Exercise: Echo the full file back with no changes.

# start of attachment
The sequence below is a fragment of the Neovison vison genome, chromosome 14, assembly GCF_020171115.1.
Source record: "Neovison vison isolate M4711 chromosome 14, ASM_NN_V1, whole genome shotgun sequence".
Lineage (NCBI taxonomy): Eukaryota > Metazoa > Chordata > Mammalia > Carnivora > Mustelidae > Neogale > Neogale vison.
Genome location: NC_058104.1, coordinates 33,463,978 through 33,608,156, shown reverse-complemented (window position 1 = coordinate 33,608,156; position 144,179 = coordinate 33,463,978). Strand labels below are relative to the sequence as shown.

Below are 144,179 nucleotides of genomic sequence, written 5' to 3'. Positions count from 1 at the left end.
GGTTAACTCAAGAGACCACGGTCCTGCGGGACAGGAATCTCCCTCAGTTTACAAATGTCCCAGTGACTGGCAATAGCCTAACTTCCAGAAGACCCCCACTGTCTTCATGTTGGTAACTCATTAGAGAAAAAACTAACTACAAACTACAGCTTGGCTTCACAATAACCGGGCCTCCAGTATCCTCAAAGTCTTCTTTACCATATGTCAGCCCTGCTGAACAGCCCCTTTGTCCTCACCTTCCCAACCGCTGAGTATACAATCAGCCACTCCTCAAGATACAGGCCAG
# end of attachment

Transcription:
The sequence below is a fragment of the Neovison vison genome, chromosome 14, assembly GCF_020171115.1.
Source record: "Neovison vison isolate M4711 chromosome 14, ASM_NN_V1, whole genome shotgun sequence".
Lineage (NCBI taxonomy): Eukaryota > Metazoa > Chordata > Mammalia > Carnivora > Mustelidae > Neogale > Neogale vison.
Genome location: NC_058104.1, coordinates 33,463,978 through 33,608,156, shown reverse-complemented (window position 1 = coordinate 33,608,156; position 144,179 = coordinate 33,463,978). Strand labels below are relative to the sequence as shown.

Below are 144,179 nucleotides of genomic sequence, written 5' to 3'. Positions count from 1 at the left end.
GGTTAACTCAAGAGACCACGGTCCTGCGGGACAGGAATCTCCCTCAGTTTACAAATGTCCCAGTGACTGGCAATAGCCTAACTTCCAGAAGACCCCCACTGTCTTCATGTTGGTAACTCATTAGAGAAAAAACTAACTACAAACTACAGCTTGGCTTCACAATAACCGGGCCTCCAGTATCCTCAAAGTCTTCTTTACCATATGTCAGCCCTGCTGAACAGCCCCTTTGTCCTCACCTTCCCAACCGCTGAGTATACAATCAGCCACTCCTCAAGATACAGGCCAG